Man climbs up Ben Nevis in high heels

Ben Conway, a daring student who has ditched his hiking boots to climb up Britain's highest peak in a pair of five-inch heels. PA
Ben Conway, a daring student who has ditched his hiking boots to climb up Britain's highest peak in a pair of five-inch heels. PA
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A daring student has ditched his hiking boots to climb up Britain’s highest peak in a pair of five-inch heels.

Ben Conway, from London, endured rain, gales and a rocky path to make it more than two-thirds of the way up Ben Nevis in stilettos before deciding to call it quits.

The “High Heel Hiker”, as he is now known, raised money for equality charity Stonewall and Sal’s Shoes, a charity which works to bring shoes to barefoot children.

The 19-year-old originally had the idea as a way to make himself stand out in an application for a scholarship for the School of Communication Arts in Brixton.

He said: “Before it became about fundraising, it started as a thing for the scholarship application. They asked us to make them passionate about something that we are passionate about.

“I needed to think of something difficult to do and I also love drag culture. I have also been scouting for 13 years and the challenge sort of married the two.

“I picked Ben Nevis because it is the biggest. I thought if I’m going to go for it, I’m going to go for it properly. It was all a bit spontaneous.”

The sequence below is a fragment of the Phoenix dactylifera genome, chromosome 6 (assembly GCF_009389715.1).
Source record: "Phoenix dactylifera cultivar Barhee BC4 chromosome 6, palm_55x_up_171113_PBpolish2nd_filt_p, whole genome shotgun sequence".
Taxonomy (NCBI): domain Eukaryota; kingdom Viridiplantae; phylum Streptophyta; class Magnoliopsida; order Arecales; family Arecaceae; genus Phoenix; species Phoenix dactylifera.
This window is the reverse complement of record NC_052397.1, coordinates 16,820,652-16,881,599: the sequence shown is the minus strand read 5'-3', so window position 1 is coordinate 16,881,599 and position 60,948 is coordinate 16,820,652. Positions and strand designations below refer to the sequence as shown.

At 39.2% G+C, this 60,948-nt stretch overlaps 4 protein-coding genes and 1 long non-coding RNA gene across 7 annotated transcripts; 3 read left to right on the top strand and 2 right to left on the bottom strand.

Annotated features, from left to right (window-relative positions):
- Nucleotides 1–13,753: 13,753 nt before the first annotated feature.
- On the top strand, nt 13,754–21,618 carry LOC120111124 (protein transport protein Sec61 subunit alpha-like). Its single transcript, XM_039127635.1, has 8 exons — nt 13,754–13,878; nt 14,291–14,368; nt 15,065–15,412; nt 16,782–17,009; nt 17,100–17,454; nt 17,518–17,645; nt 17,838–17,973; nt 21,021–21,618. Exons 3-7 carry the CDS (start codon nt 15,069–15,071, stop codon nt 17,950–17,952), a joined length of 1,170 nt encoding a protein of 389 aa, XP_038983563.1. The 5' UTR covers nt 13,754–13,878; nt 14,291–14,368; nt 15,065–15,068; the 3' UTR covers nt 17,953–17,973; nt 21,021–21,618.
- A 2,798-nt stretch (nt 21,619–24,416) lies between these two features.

Mr Conway was joined on the epic hike by Callum MacKenzie Allen, a friend from his art foundation year who filmed the journey for a two-minute video for the application.

The pair were accompanied by a guide and started their ascent at 8am on June 27 before climbing for five hours to reach 900m.

In the video, Mr Conway - who made his way back down the mountain in hiking boots - can be seen attracting attention from other hikers before posing for photographs as he makes his ascent.

He added: “I’ve never climbed up a mountain before and it was also my first time in heels.

“Most people have been super positive but some people have been down on it, saying I should have thought about health and safety.

“I’ve hurt myself more on nights-out in London than wearing high heels up the mountain because I had socks and bandages on.”

He also says the experience has not put him off taking on another hiking challenge in high heels.

He said: “Raising money for charity brings happiness to people’s lives and if I can do something ridiculous and bring someone happiness, then that’s what it’s all about.”